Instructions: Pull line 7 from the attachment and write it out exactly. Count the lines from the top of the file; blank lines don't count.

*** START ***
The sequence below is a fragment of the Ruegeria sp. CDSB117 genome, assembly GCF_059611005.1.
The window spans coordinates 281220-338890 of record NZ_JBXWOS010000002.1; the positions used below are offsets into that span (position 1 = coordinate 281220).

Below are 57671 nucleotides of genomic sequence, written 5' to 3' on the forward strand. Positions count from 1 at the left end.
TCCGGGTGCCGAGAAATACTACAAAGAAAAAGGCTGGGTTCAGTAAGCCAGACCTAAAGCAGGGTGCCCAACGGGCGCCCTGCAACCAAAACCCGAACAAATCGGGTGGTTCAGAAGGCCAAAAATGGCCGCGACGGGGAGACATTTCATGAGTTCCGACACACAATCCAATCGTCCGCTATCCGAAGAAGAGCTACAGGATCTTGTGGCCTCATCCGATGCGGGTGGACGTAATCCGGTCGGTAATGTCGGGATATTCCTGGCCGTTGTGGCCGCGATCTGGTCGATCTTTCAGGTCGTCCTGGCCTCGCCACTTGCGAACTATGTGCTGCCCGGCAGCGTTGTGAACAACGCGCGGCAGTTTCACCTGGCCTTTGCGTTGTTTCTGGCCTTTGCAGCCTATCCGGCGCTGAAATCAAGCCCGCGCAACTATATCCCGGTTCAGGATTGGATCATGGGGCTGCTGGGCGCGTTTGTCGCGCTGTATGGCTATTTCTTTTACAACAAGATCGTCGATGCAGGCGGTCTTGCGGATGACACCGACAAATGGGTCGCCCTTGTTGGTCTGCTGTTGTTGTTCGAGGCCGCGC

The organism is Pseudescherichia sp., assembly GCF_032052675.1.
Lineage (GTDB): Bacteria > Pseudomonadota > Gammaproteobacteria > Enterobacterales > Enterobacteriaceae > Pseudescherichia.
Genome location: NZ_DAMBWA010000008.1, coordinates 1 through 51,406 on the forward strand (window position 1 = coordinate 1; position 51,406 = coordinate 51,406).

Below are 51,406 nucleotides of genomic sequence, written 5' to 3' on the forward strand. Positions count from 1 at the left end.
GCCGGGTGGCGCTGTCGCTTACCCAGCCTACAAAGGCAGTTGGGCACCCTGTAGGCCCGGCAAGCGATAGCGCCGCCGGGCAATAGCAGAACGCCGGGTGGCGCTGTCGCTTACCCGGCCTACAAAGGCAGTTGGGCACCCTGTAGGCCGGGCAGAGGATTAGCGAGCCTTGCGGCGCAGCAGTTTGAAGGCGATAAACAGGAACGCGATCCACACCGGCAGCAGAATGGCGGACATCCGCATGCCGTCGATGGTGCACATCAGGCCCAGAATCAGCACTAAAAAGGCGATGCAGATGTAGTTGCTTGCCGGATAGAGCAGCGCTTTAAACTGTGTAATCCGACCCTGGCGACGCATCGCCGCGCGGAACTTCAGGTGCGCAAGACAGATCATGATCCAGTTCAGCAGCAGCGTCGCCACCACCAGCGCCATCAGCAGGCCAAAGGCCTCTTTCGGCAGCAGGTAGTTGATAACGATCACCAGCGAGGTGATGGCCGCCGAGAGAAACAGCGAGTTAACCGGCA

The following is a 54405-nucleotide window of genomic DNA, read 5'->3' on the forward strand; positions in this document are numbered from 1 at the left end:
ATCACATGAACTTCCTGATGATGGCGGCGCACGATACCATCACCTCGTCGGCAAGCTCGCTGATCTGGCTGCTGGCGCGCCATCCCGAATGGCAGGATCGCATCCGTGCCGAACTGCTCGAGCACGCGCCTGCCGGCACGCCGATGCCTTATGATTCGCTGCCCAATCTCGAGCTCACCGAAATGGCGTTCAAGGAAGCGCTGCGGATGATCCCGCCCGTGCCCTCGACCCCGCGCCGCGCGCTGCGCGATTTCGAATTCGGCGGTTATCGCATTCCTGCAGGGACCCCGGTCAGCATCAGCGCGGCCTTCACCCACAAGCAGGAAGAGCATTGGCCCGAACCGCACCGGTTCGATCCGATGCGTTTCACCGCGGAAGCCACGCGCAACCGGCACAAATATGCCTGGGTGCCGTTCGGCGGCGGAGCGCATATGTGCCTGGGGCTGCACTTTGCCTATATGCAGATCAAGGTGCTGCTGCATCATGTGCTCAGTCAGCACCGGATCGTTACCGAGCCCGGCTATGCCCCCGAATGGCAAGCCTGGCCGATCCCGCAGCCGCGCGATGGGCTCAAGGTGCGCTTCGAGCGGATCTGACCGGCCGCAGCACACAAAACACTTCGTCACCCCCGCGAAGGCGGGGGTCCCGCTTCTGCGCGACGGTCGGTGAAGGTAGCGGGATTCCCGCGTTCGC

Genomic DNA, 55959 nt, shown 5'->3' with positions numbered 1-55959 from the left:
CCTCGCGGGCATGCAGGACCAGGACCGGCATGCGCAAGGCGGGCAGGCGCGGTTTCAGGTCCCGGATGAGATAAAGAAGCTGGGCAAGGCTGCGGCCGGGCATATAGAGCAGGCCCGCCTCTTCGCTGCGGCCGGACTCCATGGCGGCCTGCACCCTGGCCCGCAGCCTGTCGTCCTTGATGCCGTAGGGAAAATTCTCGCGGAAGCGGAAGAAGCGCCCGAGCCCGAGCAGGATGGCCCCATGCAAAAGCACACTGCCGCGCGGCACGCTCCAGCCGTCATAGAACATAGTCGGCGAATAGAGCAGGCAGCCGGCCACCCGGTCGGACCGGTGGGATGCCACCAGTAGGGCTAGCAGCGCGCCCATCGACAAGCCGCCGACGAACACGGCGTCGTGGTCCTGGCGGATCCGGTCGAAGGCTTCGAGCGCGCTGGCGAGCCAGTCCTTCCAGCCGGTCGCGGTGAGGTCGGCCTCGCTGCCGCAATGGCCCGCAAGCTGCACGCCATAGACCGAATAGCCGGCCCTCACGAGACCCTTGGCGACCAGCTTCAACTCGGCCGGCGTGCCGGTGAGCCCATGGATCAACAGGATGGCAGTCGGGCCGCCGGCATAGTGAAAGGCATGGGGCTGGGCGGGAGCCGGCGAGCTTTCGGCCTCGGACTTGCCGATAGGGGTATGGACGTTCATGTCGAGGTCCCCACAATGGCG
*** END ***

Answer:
Genome location: NZ_DAMBWA010000008.1, coordinates 1 through 51,406 on the forward strand (window position 1 = coordinate 1; position 51,406 = coordinate 51,406).